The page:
Battle Plans against New Orleans

Offense: Three Offensive Keys to Victory: 1. Win the time of possession battle: Yes, it is a cliche to state that the best way to hold an explosive offense or an explosive player in check is to keep them off the field, but truer words have never been said.

The Ravens' offense must put together a ball control clinic if they are to have any hope of winning Sunday's matchup.

 

That means the ground attack needed to be established, the offensive line mustn't have a great deal of breakdowns in pass protection, thus leading to a barrage of sacks registered by the Saints' defense, and the Ravens must put themselves in manageable third down situations.

 

More to the point, the Ravens should primarily run the ball on first down and once they have a solid attack firing, they should use play-action fakes to keep the Saints' guessing on alternative first down plays.

 

If the offense can keep converting plays, even short ones, they will keep the ball that much longer.

 

2. Recognize the hot reads: With the reinstatement of Dale Carter back into the league and into the Saints' secondary as their lockdown cover corner, the defensive coaches can use man coverage, keep their cornerbacks on an island, and use more elaborate blitz packages to pressure opposing quarterbacks.


Usually, Jeff Blake would love having the opportunity to throw deep against bump and run coverage. However, the Ravens' offensive line has been slow and methodical in their ability to pickup the blitz consistently, so when Blake isn't holding onto the ball too long, he is running for his life. Not to mention that he doesn't have a lot of great deep threats to throw the ball to, even if they so happen to get any separation from the secondary.

 

Offensive coordinator Matt Cavanaugh has to shorten the passing game, when he chooses to pass the ball at all. Blake should be told to take more three-step drops, recognize where his outlet receivers are and to get rid of the ball quickly, even if it means throwing the ball away completely.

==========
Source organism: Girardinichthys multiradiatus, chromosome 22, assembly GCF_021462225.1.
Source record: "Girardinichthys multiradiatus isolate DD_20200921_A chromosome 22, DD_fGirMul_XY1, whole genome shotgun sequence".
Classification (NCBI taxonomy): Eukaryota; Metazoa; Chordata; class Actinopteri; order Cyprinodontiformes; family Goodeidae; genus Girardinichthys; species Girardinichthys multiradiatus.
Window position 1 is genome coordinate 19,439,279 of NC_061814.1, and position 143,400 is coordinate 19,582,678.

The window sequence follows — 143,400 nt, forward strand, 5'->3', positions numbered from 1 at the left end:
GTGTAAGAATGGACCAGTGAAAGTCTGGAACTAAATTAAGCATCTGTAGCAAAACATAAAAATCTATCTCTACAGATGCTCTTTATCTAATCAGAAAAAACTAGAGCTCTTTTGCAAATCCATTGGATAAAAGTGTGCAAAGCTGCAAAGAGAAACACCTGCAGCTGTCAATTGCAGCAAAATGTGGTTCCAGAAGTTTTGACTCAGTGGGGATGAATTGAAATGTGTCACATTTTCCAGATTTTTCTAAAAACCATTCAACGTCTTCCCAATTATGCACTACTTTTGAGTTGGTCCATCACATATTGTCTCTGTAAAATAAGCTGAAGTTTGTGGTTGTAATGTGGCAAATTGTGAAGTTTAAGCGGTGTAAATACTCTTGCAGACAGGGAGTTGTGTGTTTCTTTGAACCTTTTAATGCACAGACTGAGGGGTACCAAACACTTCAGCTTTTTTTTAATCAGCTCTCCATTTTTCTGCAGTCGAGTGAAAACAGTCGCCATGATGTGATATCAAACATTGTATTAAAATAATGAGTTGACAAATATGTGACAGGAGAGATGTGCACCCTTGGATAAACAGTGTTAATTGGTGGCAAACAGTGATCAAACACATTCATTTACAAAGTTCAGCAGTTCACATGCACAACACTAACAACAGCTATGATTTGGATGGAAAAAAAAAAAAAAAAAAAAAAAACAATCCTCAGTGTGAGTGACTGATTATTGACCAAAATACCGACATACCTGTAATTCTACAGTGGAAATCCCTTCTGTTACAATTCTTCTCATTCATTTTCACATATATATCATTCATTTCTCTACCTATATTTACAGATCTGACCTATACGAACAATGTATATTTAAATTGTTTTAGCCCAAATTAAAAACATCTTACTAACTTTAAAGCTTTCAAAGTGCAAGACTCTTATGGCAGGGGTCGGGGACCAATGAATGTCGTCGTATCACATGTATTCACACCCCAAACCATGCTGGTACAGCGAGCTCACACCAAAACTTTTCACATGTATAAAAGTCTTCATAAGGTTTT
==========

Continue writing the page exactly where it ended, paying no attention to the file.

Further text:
With field position being a big key for both teams, Blake cannot afford to be sacked too many times.

 

3. Seal off the big boys: The Saints followed the plan that Baltimore and Chicago installed over the last couple of years, feeling that bigger was better at the defensive tackle position. Their two starters, Grady Jackson and Norman Hand, weigh around 330-pounds a piece and were expected to clog up the middle and eat up space.

The two have eaten up space all right, but they haven't helped to shut down the run, surrendering over 100 yards rushing per game so far this season.


But that doesn't mean that the Ravens will be able to run all over the Saints.

 

For the offensive line to open up holes downhill, guards Edwin Mulitalo and Bennie Anderson must control both sumo-tackles one on one.

 

The offensive line has been beaten at the point of attack many times this season against defensive lines that are physically more impressive than theirs, so this challenge presents the same problems.

 

Defense Three Defensive Keys to Victory:

 

1. Get yourselves off the field: Games are won and lost inside of the trenches and on how efficient teams are at converting third downs.


The great offenses usually keep the chains moving on third down, while the great defenses force a high number of three-and-out plays.


The Ravens don't have a great defense, but they have to force the Saints to punt the ball away as many times as they possibly can.


They ideal way to accomplish this task is to force
New Orleans into converting more third-and-long downs, by stopping the Saints on first down.

 

2. Watch out for Deuce: Deuce McAlister is one of the league's


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